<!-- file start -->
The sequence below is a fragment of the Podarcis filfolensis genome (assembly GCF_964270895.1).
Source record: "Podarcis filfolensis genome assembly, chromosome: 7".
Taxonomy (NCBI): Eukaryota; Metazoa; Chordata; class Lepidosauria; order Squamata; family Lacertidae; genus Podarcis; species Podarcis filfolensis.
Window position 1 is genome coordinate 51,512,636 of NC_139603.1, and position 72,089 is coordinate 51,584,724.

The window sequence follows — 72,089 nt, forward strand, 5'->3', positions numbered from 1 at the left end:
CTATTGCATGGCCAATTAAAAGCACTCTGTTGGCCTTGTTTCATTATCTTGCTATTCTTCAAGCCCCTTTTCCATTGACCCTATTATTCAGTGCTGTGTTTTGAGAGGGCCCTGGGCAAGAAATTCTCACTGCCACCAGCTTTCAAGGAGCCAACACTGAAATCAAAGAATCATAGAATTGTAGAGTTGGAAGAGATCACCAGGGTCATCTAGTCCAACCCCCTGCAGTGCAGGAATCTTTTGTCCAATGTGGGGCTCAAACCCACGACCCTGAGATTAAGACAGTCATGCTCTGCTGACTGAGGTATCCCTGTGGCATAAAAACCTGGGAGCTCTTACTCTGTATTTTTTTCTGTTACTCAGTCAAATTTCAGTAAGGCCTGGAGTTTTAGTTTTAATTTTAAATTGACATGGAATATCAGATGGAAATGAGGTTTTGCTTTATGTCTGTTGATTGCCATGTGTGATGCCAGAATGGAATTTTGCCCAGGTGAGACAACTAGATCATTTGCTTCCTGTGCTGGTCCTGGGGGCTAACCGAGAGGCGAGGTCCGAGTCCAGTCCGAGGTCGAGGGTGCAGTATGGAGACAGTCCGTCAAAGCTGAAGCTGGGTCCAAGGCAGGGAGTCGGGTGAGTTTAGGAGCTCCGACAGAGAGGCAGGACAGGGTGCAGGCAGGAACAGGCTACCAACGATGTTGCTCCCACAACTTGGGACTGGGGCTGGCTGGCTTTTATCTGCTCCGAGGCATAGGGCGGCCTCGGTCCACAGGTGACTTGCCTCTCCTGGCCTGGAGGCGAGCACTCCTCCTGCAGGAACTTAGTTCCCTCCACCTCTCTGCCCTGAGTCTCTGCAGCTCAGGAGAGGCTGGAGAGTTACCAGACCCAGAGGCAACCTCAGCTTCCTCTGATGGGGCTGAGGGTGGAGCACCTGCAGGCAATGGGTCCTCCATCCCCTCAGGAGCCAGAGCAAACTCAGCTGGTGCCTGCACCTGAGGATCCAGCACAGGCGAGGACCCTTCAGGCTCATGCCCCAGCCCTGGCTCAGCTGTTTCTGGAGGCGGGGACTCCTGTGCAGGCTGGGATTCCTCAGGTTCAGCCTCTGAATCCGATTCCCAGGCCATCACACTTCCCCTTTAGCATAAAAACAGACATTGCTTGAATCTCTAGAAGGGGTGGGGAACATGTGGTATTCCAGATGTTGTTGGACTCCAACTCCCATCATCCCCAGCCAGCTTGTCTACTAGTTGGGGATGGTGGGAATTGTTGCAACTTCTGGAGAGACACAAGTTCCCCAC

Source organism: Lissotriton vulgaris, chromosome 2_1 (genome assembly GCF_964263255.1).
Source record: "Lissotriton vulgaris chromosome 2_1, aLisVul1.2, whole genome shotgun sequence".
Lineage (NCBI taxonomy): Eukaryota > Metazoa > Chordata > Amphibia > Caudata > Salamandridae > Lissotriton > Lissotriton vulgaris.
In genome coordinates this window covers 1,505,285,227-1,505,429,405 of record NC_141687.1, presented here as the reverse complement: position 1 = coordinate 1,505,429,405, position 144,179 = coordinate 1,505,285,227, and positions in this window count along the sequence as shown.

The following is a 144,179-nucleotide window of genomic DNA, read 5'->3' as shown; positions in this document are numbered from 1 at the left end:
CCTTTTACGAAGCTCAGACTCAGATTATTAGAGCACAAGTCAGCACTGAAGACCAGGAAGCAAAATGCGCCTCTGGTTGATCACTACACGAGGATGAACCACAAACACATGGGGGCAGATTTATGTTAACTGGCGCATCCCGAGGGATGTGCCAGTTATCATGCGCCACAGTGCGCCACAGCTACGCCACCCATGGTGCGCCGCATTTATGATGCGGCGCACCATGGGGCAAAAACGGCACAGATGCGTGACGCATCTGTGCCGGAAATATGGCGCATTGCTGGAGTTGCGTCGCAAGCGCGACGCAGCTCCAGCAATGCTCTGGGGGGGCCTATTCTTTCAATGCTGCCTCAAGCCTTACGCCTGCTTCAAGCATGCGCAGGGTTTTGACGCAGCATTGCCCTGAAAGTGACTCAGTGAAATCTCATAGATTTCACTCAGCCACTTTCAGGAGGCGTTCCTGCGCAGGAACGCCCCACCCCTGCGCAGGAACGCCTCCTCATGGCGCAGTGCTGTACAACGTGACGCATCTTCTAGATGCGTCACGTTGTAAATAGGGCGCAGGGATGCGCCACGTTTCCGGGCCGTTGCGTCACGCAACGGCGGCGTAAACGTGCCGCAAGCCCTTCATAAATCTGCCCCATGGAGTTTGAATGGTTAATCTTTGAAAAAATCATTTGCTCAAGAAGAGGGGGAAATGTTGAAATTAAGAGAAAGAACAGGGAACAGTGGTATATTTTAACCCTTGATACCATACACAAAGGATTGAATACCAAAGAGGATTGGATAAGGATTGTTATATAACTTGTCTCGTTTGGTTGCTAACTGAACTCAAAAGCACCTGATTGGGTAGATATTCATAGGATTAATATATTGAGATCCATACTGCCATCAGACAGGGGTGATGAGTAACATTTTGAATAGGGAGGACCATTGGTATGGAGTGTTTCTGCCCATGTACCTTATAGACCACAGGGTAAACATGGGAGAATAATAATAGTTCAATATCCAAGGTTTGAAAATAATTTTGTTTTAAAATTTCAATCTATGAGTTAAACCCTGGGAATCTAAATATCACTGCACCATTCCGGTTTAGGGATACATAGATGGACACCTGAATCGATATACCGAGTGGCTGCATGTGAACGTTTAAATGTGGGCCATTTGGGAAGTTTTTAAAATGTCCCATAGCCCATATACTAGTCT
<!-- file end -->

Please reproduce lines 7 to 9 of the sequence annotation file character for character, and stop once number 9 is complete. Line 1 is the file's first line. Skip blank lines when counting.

Source organism: Lissotriton vulgaris, chromosome 2_1 (genome assembly GCF_964263255.1).
Source record: "Lissotriton vulgaris chromosome 2_1, aLisVul1.2, whole genome shotgun sequence".
Lineage (NCBI taxonomy): Eukaryota > Metazoa > Chordata > Amphibia > Caudata > Salamandridae > Lissotriton > Lissotriton vulgaris.